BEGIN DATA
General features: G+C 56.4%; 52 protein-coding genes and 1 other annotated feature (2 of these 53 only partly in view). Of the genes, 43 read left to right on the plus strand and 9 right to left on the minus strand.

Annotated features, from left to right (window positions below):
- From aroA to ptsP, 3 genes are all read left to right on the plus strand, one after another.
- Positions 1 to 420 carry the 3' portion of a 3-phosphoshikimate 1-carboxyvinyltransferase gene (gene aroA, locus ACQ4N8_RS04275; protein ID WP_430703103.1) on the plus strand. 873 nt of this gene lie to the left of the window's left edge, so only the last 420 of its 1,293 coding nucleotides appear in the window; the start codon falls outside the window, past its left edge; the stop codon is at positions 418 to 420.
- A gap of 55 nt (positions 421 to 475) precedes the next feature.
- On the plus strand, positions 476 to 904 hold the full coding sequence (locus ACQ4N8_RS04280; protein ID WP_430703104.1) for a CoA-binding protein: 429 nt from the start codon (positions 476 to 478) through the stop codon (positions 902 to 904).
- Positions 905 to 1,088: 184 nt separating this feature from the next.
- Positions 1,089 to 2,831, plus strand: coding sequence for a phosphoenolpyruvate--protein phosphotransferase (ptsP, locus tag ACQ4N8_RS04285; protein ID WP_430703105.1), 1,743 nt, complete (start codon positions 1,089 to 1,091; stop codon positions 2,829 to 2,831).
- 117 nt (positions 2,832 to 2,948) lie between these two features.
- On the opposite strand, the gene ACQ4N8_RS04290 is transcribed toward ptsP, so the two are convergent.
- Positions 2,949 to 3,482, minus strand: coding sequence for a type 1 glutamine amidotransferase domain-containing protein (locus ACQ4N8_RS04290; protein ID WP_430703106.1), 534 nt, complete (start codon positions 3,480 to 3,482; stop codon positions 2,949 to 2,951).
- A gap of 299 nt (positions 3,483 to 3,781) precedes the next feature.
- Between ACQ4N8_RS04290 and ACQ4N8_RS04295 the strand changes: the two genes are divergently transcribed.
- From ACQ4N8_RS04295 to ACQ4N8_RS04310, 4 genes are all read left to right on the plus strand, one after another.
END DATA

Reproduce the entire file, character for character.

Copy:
General features: G+C 56.4%; 52 protein-coding genes and 1 other annotated feature (2 of these 53 only partly in view). Of the genes, 43 read left to right on the plus strand and 9 right to left on the minus strand.

Annotated features, from left to right (window positions below):
- From aroA to ptsP, 3 genes are all read left to right on the plus strand, one after another.
- Positions 1 to 420 carry the 3' portion of a 3-phosphoshikimate 1-carboxyvinyltransferase gene (gene aroA, locus ACQ4N8_RS04275; protein ID WP_430703103.1) on the plus strand. 873 nt of this gene lie to the left of the window's left edge, so only the last 420 of its 1,293 coding nucleotides appear in the window; the start codon falls outside the window, past its left edge; the stop codon is at positions 418 to 420.
- A gap of 55 nt (positions 421 to 475) precedes the next feature.
- On the plus strand, positions 476 to 904 hold the full coding sequence (locus ACQ4N8_RS04280; protein ID WP_430703104.1) for a CoA-binding protein: 429 nt from the start codon (positions 476 to 478) through the stop codon (positions 902 to 904).
- Positions 905 to 1,088: 184 nt separating this feature from the next.
- Positions 1,089 to 2,831, plus strand: coding sequence for a phosphoenolpyruvate--protein phosphotransferase (ptsP, locus tag ACQ4N8_RS04285; protein ID WP_430703105.1), 1,743 nt, complete (start codon positions 1,089 to 1,091; stop codon positions 2,829 to 2,831).
- 117 nt (positions 2,832 to 2,948) lie between these two features.
- On the opposite strand, the gene ACQ4N8_RS04290 is transcribed toward ptsP, so the two are convergent.
- Positions 2,949 to 3,482, minus strand: coding sequence for a type 1 glutamine amidotransferase domain-containing protein (locus ACQ4N8_RS04290; protein ID WP_430703106.1), 534 nt, complete (start codon positions 3,480 to 3,482; stop codon positions 2,949 to 2,951).
- A gap of 299 nt (positions 3,483 to 3,781) precedes the next feature.
- Between ACQ4N8_RS04290 and ACQ4N8_RS04295 the strand changes: the two genes are divergently transcribed.
- From ACQ4N8_RS04295 to ACQ4N8_RS04310, 4 genes are all read left to right on the plus strand, one after another.